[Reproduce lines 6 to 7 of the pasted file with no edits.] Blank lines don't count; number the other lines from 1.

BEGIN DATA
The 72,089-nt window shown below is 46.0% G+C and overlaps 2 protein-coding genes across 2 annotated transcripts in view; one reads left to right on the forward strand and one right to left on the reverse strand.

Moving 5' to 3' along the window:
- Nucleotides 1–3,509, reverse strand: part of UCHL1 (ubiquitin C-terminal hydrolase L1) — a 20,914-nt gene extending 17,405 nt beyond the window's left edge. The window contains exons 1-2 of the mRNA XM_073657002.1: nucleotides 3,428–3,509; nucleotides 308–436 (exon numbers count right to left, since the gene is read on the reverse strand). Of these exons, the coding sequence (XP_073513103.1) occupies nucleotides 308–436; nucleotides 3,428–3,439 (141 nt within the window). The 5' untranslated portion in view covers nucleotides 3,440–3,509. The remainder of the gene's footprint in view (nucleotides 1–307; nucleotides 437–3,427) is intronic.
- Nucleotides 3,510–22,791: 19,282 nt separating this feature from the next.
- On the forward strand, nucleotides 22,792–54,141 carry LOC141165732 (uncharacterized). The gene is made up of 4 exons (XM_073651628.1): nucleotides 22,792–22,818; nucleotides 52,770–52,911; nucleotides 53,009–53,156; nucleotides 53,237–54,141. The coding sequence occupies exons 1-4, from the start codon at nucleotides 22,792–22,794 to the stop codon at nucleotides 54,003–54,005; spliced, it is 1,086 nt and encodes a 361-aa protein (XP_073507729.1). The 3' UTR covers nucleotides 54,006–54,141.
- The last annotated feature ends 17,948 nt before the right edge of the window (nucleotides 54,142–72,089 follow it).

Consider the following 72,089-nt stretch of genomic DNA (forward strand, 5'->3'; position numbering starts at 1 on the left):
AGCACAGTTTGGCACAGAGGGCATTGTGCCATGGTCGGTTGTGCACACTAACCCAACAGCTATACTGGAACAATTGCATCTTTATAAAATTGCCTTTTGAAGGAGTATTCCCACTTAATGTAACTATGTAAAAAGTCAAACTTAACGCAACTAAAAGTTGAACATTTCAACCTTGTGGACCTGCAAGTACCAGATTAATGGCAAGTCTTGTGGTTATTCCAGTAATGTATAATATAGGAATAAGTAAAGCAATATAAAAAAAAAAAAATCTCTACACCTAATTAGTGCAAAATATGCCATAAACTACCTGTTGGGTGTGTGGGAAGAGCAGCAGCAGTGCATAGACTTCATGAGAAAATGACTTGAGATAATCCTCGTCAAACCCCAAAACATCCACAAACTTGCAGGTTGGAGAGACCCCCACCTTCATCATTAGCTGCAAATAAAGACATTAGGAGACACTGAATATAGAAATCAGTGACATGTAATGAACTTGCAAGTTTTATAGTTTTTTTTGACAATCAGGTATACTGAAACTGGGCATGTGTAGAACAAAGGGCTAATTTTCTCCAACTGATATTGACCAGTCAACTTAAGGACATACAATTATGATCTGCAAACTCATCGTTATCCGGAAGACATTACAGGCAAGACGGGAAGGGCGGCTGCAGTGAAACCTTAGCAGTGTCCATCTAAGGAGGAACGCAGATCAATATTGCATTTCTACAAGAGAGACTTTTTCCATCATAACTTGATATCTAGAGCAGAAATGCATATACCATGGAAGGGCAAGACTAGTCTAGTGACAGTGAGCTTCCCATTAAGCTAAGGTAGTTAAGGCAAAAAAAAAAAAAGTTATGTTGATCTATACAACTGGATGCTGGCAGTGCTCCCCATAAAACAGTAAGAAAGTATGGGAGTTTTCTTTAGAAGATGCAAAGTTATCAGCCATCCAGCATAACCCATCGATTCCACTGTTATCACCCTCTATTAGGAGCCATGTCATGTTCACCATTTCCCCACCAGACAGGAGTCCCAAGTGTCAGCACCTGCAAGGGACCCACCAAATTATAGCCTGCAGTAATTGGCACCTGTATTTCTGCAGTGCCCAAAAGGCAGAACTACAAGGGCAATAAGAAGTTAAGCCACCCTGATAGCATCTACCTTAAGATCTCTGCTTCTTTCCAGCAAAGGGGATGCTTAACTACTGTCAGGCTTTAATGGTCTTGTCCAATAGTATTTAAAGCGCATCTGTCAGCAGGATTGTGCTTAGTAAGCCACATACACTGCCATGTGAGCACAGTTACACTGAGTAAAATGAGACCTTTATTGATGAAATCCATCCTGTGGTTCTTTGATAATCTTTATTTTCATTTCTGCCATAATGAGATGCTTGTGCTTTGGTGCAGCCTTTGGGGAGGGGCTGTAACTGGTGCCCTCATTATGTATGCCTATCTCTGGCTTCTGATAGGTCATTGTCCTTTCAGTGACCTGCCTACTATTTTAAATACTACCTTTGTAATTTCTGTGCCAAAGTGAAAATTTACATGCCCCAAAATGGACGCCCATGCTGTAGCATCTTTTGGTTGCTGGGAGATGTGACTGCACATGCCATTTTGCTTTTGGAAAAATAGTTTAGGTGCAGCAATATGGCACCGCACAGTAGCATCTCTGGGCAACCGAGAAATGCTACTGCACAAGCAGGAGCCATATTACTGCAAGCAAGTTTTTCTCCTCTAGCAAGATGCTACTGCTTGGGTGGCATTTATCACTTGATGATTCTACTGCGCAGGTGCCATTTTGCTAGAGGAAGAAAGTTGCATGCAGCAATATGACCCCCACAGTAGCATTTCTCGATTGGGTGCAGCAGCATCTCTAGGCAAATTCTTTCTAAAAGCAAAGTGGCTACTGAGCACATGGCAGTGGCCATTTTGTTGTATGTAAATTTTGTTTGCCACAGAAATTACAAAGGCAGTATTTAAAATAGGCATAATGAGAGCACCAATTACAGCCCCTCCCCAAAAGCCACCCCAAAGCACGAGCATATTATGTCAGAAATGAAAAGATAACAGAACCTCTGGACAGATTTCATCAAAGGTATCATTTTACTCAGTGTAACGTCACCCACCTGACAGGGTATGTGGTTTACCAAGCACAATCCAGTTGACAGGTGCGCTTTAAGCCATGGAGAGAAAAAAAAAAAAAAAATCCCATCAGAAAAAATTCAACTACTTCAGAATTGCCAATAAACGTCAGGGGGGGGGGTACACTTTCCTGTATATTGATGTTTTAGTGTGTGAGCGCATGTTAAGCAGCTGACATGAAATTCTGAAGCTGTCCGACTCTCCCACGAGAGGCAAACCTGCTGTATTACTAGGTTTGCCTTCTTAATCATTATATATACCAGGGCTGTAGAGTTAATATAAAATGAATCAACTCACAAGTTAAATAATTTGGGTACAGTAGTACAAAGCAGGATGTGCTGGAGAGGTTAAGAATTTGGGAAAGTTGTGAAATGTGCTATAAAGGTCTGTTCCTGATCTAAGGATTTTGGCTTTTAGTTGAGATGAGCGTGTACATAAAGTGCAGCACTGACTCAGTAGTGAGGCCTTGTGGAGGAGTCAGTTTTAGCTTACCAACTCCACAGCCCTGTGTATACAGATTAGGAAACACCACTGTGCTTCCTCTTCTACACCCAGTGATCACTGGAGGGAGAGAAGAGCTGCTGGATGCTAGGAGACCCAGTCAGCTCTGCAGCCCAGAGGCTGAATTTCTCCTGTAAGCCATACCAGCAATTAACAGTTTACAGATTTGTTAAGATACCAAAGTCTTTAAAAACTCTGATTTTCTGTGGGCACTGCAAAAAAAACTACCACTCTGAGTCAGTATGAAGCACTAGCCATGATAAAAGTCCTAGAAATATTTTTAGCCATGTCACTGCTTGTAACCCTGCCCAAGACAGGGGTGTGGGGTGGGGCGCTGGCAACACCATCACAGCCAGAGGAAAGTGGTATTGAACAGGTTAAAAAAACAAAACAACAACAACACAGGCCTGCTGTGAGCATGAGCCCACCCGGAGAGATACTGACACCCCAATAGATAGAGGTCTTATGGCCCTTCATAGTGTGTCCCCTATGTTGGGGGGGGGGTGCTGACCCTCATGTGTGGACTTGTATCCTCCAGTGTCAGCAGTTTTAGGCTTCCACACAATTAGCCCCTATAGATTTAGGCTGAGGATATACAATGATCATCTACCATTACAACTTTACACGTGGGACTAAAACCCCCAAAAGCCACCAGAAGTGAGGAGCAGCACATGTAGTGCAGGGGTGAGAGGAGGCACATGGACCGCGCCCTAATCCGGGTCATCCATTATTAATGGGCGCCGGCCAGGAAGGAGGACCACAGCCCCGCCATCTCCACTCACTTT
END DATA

- The last annotated feature ends 17,948 nt before the right edge of the window (nucleotides 54,142–72,089 follow it).

Consider the following 72,089-nt stretch of genomic DNA (forward strand, 5'->3'; position numbering starts at 1 on the left):